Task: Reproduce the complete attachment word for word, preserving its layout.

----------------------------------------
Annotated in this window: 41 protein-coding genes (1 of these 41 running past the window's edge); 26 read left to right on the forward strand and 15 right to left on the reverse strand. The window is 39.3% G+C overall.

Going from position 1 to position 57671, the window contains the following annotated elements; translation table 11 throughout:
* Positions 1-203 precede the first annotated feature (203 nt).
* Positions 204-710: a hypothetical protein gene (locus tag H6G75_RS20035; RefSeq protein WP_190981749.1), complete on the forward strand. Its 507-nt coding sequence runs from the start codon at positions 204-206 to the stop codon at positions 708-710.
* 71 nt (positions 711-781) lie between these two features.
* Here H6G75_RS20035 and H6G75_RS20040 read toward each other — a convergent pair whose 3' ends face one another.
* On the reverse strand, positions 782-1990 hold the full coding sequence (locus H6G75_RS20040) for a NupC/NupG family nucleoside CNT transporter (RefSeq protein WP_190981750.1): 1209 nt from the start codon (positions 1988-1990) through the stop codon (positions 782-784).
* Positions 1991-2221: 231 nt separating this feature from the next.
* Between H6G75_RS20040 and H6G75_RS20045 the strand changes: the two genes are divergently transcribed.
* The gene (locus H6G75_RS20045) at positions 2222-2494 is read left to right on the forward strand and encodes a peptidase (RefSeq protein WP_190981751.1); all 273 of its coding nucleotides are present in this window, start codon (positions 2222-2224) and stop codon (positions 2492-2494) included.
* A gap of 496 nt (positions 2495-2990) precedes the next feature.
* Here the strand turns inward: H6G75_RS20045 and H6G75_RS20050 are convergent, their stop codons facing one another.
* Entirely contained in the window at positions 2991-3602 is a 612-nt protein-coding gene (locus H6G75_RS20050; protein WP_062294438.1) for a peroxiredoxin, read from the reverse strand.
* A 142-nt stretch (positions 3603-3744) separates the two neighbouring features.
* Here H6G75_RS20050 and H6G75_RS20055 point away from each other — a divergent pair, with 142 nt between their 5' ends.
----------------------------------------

Annotated in this window: 41 protein-coding genes (1 of these 41 running past the window's edge); 26 read left to right on the forward strand and 15 right to left on the reverse strand. The window is 39.3% G+C overall.

Going from position 1 to position 57671, the window contains the following annotated elements; translation table 11 throughout:
* Positions 1-203 precede the first annotated feature (203 nt).
* Positions 204-710: a hypothetical protein gene (locus tag H6G75_RS20035; RefSeq protein WP_190981749.1), complete on the forward strand. Its 507-nt coding sequence runs from the start codon at positions 204-206 to the stop codon at positions 708-710.
* 71 nt (positions 711-781) lie between these two features.
* Here H6G75_RS20035 and H6G75_RS20040 read toward each other — a convergent pair whose 3' ends face one another.
* On the reverse strand, positions 782-1990 hold the full coding sequence (locus H6G75_RS20040) for a NupC/NupG family nucleoside CNT transporter (RefSeq protein WP_190981750.1): 1209 nt from the start codon (positions 1988-1990) through the stop codon (positions 782-784).
* Positions 1991-2221: 231 nt separating this feature from the next.
* Between H6G75_RS20040 and H6G75_RS20045 the strand changes: the two genes are divergently transcribed.
* The gene (locus H6G75_RS20045) at positions 2222-2494 is read left to right on the forward strand and encodes a peptidase (RefSeq protein WP_190981751.1); all 273 of its coding nucleotides are present in this window, start codon (positions 2222-2224) and stop codon (positions 2492-2494) included.
* A gap of 496 nt (positions 2495-2990) precedes the next feature.
* Here the strand turns inward: H6G75_RS20045 and H6G75_RS20050 are convergent, their stop codons facing one another.
* Entirely contained in the window at positions 2991-3602 is a 612-nt protein-coding gene (locus H6G75_RS20050; protein WP_062294438.1) for a peroxiredoxin, read from the reverse strand.
* A 142-nt stretch (positions 3603-3744) separates the two neighbouring features.
* Here H6G75_RS20050 and H6G75_RS20055 point away from each other — a divergent pair, with 142 nt between their 5' ends.